Dd1 is 3.5 and dd2 12 weeks. I found a huge change in how I felt about dd1 after dd2 arrived in April. Dd1 was IVF/ICSI and dd2 a natural conception (and a huge surprise). I found dd1 very irritating and silly for a while when dd2 came home. I got quite shouty and irritable for a few weeks. My downfall is my short temper, and general lack of tolerance. Its been a huge change for dc1 when a new one arrives. I had to make a huge effort to be chirpy and try to change my behaviour to get the best out of dd1. I don't always manage it and its still early days. I can manage better if I have planned each day the night before and we go out alot, anywhere so long as its out eg library, park, local church group, play groups, childrens centers, shops. But lack of sleep always makes me less able to cope and more likely to shout. I have the advantage that dd1 is in nursery 3 days a week, and I'm not sure how I would cope otherwise.
- Can you explore nursery placement (don't feel guilty dc will love it, learn social skills and make new friends). It will give you some good time with dc2 which they need too.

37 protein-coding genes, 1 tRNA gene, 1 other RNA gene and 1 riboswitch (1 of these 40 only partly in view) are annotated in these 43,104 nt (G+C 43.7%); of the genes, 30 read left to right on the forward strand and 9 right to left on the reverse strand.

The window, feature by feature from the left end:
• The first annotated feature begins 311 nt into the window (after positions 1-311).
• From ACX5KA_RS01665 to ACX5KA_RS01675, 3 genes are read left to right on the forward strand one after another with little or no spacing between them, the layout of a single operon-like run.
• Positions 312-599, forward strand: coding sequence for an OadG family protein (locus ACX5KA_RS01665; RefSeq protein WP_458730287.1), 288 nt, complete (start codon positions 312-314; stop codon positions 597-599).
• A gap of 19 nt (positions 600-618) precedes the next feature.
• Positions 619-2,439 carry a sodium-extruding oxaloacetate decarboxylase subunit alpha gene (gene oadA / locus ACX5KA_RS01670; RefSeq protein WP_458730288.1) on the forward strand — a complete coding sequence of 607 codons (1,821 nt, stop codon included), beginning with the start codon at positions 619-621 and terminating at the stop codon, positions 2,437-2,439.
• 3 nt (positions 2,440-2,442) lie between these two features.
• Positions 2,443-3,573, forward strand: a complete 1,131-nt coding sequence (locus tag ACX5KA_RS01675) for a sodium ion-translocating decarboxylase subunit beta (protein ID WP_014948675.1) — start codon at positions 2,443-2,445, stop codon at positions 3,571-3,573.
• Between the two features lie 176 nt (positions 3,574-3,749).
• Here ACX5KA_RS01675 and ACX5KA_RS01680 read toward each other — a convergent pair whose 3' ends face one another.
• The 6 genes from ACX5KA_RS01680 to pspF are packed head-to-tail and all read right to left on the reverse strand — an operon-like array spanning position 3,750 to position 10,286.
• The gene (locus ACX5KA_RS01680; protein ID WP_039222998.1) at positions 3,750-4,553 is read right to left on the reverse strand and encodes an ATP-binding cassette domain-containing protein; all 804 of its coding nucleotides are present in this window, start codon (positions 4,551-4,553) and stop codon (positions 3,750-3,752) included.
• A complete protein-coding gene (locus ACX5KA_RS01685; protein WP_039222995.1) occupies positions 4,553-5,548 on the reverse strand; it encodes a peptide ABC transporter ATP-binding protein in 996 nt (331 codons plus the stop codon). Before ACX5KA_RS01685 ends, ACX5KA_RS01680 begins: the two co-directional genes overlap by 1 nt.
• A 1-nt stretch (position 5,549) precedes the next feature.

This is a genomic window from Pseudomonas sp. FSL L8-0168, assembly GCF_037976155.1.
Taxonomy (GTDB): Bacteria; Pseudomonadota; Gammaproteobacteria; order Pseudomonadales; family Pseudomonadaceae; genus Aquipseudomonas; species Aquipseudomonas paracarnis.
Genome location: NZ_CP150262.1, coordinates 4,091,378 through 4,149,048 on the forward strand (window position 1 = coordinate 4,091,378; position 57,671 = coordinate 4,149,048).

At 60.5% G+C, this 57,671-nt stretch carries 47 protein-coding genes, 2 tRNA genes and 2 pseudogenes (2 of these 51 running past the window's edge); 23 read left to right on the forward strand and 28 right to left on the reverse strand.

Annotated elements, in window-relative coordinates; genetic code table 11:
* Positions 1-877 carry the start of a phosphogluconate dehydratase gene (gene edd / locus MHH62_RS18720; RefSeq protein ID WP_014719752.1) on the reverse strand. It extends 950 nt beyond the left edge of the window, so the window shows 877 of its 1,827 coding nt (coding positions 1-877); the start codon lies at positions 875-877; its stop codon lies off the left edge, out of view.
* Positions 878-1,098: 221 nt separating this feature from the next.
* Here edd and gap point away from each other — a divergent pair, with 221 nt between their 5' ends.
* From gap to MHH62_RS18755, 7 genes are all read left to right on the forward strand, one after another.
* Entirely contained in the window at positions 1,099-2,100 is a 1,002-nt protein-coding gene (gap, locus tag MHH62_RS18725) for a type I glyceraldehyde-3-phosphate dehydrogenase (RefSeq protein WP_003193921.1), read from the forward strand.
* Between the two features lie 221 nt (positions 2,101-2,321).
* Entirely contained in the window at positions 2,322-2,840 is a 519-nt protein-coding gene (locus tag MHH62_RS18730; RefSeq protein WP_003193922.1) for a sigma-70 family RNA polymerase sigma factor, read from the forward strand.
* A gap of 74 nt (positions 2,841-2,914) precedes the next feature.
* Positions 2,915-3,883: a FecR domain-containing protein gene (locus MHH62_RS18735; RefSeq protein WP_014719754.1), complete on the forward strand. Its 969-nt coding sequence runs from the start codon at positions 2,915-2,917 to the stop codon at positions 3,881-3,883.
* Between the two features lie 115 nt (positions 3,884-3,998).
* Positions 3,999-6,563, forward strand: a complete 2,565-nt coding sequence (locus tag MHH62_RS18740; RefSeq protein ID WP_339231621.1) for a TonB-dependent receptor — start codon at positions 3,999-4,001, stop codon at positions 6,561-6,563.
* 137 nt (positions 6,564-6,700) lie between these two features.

- don't be too hard on yourself, we are our own hardest critics
- go out and ignore other people, almost certainly they are feeling sympathy for you if you have a screaming 2 year old, not judging you
- children are irritating sometimes, its OK to be annoyed
- its been a big change for both of you and your capacity to tolerate ds behaviour will have been diminished by lack of sleep but as dc2 sleeps better hopefully things will get better with ds (it did with me)
- not everyone enjoys children, or is a natural earth mother. Find someone else to moan with, who won't judge you and understands where you are coming from.
- you know you are feeling better when your sense of humour returns (it took me 4 days to realise dh had made a joke in the early days after dd2 arrived, but I think I get most jokes and laugh now!)
- IVF makes you feel you should be a super parent to compensate for something, you don't have to be, you just have to be "good enough".
- the best way to beat the "Nos!" are to avoid asking questions that can be answered with a "no". So instead of "Do you want breakfast?" ask "Do you want either ....toast or ...cereal?" that way you get a positive answer that hopefully won't leave you banging your head.
Let us know how you are getting on.